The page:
# Einstien's E=mc^2 equation -- question...

Let's say we have a particle traveling at the speed of light, energy would be E=mc^2, momentum would be then p=mc, lets manipulate, m=E/c^2, momentum would then be p=E/c, but what energy does that equal, the particle only has kinetic energy correct? Then it would be p=1/2mc. Where is the other half?!!! In spring or gravitational?

BvU
Homework Helper
Partices with mass don't travel with speed of light.

Oh yeaaaah I was told that before, I forgot, but can we say what if theoretically ?

BvU
Homework Helper
No we can't.

Janus
Staff Emeritus
Gold Member
Oh yeaaaah I was told that before, I forgot, but can we say what if theoretically ?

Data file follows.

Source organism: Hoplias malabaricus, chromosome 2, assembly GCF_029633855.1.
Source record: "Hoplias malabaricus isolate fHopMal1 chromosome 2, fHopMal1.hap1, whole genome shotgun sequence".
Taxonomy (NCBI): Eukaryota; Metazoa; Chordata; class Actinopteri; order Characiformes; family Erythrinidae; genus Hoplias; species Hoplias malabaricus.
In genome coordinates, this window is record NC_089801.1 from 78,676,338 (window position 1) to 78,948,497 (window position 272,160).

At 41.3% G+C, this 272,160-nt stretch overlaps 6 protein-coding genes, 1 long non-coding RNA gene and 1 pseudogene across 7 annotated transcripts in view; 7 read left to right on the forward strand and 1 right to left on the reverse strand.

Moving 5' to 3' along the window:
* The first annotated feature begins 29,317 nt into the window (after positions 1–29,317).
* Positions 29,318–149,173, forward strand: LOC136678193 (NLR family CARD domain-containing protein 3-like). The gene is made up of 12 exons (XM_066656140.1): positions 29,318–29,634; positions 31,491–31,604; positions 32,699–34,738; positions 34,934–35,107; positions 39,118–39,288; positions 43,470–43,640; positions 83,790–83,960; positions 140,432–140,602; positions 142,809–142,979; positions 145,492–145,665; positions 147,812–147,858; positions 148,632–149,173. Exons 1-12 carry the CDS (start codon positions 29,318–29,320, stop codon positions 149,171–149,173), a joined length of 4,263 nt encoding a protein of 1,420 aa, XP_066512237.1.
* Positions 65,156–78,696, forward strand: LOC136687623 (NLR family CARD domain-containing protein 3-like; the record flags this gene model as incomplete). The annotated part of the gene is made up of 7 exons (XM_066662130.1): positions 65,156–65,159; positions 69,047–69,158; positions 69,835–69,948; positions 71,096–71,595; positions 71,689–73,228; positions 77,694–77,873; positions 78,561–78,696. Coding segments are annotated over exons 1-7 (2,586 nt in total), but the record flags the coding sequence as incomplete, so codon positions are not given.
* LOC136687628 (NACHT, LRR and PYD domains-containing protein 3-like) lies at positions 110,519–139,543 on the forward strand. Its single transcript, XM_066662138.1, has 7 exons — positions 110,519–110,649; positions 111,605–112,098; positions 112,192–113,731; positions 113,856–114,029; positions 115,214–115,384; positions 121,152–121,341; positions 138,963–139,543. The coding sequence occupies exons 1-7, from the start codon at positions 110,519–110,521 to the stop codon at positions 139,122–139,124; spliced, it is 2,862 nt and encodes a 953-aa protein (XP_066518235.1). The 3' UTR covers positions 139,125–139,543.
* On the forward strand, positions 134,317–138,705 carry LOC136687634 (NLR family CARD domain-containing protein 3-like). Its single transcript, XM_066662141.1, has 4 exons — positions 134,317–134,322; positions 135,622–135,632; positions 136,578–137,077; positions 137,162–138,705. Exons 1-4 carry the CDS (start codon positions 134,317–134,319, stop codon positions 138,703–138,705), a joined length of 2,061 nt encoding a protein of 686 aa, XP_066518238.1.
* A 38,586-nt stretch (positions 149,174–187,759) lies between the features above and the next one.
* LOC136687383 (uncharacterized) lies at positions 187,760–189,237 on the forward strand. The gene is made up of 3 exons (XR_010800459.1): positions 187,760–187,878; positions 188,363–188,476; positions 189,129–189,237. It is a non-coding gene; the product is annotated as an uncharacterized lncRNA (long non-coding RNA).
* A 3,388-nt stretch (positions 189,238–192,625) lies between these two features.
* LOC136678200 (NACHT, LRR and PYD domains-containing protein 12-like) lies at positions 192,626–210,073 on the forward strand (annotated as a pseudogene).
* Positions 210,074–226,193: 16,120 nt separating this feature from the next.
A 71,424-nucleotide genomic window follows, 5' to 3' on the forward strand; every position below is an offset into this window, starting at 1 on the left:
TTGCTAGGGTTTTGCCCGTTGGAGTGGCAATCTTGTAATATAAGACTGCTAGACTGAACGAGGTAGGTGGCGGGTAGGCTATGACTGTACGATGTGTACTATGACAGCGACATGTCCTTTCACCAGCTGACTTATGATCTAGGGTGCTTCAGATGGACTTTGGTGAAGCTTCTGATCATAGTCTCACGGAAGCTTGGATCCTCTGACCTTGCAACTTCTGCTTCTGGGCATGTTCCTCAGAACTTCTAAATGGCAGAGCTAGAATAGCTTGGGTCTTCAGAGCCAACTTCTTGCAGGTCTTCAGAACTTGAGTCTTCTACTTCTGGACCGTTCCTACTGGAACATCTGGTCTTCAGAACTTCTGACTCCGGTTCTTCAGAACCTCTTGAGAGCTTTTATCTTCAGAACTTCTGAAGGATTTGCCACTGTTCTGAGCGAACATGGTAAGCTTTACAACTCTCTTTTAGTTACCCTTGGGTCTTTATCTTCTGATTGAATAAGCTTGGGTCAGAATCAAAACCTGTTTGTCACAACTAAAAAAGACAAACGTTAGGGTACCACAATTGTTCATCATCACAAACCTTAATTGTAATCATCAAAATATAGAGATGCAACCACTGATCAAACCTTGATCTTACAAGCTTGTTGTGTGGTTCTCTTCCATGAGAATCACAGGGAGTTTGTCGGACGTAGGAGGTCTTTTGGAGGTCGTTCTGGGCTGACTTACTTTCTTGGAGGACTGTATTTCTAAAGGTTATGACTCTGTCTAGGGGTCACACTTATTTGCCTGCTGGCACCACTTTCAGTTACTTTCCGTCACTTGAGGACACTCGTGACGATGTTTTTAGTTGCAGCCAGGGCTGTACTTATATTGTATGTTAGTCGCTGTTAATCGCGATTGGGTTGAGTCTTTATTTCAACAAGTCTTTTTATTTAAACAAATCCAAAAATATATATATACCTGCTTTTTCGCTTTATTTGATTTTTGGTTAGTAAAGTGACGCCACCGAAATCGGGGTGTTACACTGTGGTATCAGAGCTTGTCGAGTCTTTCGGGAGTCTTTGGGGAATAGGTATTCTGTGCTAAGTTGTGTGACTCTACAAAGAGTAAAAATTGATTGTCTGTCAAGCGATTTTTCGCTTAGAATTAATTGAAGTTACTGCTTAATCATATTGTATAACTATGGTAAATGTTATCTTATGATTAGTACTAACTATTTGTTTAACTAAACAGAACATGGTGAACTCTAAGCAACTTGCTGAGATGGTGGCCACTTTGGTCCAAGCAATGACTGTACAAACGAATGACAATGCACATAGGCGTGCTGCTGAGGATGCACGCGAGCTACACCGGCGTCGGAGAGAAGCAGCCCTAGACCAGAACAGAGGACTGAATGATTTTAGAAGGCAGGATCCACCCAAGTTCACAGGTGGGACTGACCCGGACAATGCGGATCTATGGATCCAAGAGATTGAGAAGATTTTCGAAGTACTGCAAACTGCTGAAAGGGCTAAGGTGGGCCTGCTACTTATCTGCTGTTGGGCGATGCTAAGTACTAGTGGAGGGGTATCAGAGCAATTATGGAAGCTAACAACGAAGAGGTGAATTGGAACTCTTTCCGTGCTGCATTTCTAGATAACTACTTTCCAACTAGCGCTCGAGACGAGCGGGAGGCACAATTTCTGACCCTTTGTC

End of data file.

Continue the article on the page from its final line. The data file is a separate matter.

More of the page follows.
No, That's asking "What would the rules be if I were allowed to break the rules?"

Interesting. Thank you very much sir... This, and all my abundant amount of strands.

No, That's asking "What would the rules be if I were allowed to break the rules?"
Finally someone who speaks my language.

I think, excuse me though, for I am a amateur, wild idea, but what if space creates the other half through spring, as if space is a flat plane but spring like, and it created the energy, I also think of the same thing with gravity and so one... I sometimes create hypothesizes and later find out I am correct, but not always....Think crazy outside the box ideas.

BvU
Homework Helper
Keep that spirit, but pay some attention to what others have thought out over the ages too !

I'm usually beat to the punch! Especially members of the golden age and on.

BvU
Homework Helper
Know the feeling , been there too !

Felix Quintana
Dale
Mentor
2020 Award
Let's say we have a particle traveling at the speed of light, energy would be E=mc^2
E=mc^2 is the formula for an object at rest (p=0). The full formula (in units where c=1) is E^2-p^2=m^2. So if p=E then m=0.

BvU and Felix Quintana